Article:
Observing Penone's work in such an environment was paradoxical to me, and after I looked at the pile of leaves for a while, I burst out in laughter (thank goodness I was the one of two others visiting at the time). Being in a Mousollini commissioned building that is now operated by luxury brand Fendi is the antithesis of 'povera.' The whole thing seemed ridiculous to me for a moment, but I suppose since arte povera's conception, a gallery setting in and of itself undermines the driving force behind the artwork. And I think that's ok because no matter what the reason it's being made, art really should be for the people, and the first step to getting it there is for it to exhibit in a gallery. Plus artists deserve to have their work exhibited in a respectable place.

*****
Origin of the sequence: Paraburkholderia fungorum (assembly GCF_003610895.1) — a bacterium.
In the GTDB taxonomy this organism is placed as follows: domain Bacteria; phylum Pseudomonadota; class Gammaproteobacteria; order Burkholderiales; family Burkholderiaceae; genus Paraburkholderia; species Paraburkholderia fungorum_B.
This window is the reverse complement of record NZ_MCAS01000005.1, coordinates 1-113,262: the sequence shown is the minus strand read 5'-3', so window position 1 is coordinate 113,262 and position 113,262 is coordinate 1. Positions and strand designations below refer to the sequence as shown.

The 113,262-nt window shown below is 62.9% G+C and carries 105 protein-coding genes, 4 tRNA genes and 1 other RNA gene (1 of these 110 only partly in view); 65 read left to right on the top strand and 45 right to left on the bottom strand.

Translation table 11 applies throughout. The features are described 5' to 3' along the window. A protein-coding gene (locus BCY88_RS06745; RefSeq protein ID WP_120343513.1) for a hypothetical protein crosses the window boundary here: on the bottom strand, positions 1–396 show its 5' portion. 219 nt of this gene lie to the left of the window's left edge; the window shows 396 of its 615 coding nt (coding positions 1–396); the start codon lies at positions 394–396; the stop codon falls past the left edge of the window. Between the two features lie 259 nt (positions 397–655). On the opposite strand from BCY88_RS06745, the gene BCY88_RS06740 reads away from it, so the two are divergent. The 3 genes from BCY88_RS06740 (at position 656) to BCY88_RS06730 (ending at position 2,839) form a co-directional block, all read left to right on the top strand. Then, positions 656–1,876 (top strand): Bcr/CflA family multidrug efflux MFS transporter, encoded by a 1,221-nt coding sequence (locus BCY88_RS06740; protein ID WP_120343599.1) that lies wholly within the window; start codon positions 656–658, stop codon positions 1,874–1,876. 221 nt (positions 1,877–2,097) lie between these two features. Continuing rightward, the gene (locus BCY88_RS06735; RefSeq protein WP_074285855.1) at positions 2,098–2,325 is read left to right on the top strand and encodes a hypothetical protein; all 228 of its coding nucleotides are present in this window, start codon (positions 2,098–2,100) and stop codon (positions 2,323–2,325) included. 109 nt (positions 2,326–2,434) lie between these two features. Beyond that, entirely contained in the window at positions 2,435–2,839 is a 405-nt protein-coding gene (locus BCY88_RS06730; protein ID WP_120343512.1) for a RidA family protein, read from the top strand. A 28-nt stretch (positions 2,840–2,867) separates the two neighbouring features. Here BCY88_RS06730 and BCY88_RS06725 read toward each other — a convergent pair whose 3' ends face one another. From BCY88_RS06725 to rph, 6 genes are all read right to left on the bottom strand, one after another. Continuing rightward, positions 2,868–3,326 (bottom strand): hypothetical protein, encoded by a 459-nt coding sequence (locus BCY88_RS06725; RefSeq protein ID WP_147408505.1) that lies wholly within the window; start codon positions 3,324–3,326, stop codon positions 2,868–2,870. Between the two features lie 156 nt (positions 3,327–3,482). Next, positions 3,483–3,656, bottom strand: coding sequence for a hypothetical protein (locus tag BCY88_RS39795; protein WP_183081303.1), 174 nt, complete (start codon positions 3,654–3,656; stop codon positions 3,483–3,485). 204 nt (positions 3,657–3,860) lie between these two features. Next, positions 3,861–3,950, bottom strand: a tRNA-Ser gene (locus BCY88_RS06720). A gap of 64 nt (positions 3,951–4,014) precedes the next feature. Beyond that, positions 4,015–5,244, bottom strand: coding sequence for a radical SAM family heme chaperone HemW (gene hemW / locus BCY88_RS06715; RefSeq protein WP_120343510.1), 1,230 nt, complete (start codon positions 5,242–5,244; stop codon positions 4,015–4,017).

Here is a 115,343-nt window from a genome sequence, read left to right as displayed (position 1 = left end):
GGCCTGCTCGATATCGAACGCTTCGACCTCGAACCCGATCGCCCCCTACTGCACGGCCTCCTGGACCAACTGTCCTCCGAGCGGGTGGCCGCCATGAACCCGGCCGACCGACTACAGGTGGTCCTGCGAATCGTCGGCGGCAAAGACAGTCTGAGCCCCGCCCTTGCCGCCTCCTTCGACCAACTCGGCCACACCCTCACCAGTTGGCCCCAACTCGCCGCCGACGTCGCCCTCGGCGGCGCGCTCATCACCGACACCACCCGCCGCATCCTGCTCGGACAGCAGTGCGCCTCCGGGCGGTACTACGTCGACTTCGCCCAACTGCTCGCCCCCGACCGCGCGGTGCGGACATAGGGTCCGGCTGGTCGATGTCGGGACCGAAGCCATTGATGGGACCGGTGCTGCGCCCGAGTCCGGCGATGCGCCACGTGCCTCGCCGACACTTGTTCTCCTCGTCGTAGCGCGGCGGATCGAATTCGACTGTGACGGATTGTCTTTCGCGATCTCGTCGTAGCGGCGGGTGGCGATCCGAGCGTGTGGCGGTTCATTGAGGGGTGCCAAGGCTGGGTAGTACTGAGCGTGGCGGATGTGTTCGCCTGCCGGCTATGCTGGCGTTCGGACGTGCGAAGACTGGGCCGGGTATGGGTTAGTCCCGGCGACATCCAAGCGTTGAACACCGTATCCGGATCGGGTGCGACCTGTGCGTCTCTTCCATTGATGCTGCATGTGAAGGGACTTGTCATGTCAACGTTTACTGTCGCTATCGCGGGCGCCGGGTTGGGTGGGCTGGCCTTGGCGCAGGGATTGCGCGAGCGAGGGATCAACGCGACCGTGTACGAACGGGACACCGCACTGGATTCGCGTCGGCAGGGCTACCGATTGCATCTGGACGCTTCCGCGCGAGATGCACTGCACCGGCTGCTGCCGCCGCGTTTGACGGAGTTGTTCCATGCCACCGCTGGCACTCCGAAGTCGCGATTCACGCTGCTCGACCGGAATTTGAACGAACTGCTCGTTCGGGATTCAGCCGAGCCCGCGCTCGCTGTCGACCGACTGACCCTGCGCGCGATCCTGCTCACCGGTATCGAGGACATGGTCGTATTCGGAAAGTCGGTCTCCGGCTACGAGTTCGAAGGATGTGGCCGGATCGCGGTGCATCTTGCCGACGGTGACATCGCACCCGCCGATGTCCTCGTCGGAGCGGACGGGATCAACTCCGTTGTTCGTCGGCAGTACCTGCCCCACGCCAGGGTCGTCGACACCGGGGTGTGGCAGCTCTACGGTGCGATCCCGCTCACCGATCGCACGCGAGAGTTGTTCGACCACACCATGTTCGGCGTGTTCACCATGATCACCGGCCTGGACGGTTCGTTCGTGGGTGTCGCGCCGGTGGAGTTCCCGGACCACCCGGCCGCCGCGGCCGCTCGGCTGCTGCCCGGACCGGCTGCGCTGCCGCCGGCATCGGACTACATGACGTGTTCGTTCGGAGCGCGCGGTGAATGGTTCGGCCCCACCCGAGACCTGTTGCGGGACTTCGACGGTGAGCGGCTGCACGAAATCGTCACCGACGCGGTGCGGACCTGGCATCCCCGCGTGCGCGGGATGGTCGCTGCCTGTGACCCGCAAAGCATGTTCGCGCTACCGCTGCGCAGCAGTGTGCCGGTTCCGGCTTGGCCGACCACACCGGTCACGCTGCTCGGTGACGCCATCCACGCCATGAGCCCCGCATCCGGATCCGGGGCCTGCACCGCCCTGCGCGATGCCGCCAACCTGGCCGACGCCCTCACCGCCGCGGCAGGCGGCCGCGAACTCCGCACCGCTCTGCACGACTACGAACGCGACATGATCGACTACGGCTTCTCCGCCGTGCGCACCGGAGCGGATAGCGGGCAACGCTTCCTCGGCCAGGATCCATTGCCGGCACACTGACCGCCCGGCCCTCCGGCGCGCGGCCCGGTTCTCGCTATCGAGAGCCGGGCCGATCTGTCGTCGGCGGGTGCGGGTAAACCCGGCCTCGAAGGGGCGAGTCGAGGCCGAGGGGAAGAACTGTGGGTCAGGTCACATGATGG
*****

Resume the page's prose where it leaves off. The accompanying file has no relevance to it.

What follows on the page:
Fortunately, the Fendi exhibition was free to enter, so I let my mental tangent stop there. Beyond 'Breath of Leaves' were sculptures of tree forms, holding what looks like pieces of Roman ruins. Penone often examines the tension between humanity and nature, and these pieces fit very well with my experience of Rome where ruins would literally have been engulfed by nature were it not for humans actively manicuring the growth.

  Below: Fendi

Below: Fendi

 
  Blurry image courtesy of my iphone

Blurry image courtesy of my iphone